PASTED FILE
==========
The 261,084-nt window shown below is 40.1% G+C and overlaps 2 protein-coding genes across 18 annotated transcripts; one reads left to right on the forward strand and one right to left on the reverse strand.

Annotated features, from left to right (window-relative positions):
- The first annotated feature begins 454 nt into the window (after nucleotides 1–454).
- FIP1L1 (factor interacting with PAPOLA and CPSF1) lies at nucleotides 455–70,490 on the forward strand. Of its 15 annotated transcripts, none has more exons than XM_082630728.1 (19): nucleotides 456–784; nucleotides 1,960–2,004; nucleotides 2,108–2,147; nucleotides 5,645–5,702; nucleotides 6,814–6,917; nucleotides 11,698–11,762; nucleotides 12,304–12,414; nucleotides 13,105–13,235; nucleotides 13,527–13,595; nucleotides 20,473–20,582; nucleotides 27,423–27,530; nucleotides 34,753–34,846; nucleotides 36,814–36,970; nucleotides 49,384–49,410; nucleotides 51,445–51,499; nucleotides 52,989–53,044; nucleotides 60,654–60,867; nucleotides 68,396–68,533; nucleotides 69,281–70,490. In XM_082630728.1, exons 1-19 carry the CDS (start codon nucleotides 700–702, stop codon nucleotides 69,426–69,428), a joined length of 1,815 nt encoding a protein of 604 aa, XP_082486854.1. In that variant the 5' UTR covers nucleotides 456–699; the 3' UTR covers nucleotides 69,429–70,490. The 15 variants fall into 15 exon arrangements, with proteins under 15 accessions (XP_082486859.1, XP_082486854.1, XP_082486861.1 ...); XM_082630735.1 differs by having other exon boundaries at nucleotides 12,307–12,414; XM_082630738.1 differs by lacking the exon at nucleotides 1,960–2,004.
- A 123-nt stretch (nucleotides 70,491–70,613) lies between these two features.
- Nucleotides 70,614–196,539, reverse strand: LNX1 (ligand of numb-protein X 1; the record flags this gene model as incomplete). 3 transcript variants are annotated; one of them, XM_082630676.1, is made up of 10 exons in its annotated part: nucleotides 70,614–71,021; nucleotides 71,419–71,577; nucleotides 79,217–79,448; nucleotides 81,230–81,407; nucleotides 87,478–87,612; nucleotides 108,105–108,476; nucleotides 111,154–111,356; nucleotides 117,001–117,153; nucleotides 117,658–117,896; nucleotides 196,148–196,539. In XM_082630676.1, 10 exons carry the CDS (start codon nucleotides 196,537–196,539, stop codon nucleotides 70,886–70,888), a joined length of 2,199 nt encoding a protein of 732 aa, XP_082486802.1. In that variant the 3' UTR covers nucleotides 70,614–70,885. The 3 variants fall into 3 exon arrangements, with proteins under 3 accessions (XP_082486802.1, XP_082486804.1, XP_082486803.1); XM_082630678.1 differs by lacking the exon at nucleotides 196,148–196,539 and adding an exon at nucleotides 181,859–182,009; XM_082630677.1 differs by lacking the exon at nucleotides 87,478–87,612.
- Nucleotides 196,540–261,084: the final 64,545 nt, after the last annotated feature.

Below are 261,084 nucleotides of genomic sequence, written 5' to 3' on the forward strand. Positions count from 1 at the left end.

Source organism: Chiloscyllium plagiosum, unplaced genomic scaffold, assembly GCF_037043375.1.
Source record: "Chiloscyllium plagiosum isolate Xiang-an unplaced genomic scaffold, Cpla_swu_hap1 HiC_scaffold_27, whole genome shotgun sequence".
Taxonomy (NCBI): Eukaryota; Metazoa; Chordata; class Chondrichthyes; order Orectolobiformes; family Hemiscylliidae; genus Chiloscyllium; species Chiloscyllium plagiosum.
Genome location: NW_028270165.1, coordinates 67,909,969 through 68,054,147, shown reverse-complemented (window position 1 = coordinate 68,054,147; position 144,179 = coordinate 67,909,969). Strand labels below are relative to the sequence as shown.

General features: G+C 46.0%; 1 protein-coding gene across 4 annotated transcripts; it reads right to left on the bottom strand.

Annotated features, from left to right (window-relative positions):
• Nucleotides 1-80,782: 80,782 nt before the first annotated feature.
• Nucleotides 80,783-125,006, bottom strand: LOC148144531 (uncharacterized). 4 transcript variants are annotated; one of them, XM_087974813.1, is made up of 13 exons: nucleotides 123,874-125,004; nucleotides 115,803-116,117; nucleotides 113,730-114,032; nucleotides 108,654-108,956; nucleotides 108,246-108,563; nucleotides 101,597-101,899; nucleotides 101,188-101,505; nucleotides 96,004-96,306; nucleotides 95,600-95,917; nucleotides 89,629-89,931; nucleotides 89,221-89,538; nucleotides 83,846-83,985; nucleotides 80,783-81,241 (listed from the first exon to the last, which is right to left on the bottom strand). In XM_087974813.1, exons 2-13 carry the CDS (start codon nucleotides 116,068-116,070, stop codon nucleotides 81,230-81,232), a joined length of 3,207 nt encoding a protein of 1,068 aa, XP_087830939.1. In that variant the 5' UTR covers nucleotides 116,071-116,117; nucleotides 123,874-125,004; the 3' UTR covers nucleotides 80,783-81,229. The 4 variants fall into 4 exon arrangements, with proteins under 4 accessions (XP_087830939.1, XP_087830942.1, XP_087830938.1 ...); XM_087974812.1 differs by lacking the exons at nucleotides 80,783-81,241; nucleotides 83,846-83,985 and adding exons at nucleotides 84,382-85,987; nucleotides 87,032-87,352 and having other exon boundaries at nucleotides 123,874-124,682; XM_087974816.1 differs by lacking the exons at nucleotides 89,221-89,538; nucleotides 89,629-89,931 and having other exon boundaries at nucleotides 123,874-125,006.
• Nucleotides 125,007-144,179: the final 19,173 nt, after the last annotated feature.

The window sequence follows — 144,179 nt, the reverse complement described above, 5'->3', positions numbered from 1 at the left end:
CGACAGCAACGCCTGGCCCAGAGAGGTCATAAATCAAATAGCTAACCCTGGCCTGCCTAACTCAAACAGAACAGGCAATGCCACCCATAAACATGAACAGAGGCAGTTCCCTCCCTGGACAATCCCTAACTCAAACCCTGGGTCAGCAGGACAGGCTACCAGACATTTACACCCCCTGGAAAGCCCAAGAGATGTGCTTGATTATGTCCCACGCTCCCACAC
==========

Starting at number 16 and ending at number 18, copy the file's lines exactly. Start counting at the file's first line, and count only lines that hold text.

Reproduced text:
• Nucleotides 80,783-125,006, bottom strand: LOC148144531 (uncharacterized). 4 transcript variants are annotated; one of them, XM_087974813.1, is made up of 13 exons: nucleotides 123,874-125,004; nucleotides 115,803-116,117; nucleotides 113,730-114,032; nucleotides 108,654-108,956; nucleotides 108,246-108,563; nucleotides 101,597-101,899; nucleotides 101,188-101,505; nucleotides 96,004-96,306; nucleotides 95,600-95,917; nucleotides 89,629-89,931; nucleotides 89,221-89,538; nucleotides 83,846-83,985; nucleotides 80,783-81,241 (listed from the first exon to the last, which is right to left on the bottom strand). In XM_087974813.1, exons 2-13 carry the CDS (start codon nucleotides 116,068-116,070, stop codon nucleotides 81,230-81,232), a joined length of 3,207 nt encoding a protein of 1,068 aa, XP_087830939.1. In that variant the 5' UTR covers nucleotides 116,071-116,117; nucleotides 123,874-125,004; the 3' UTR covers nucleotides 80,783-81,229. The 4 variants fall into 4 exon arrangements, with proteins under 4 accessions (XP_087830939.1, XP_087830942.1, XP_087830938.1 ...); XM_087974812.1 differs by lacking the exons at nucleotides 80,783-81,241; nucleotides 83,846-83,985 and adding exons at nucleotides 84,382-85,987; nucleotides 87,032-87,352 and having other exon boundaries at nucleotides 123,874-124,682; XM_087974816.1 differs by lacking the exons at nucleotides 89,221-89,538; nucleotides 89,629-89,931 and having other exon boundaries at nucleotides 123,874-125,006.
• Nucleotides 125,007-144,179: the final 19,173 nt, after the last annotated feature.

The window sequence follows — 144,179 nt, the reverse complement described above, 5'->3', positions numbered from 1 at the left end: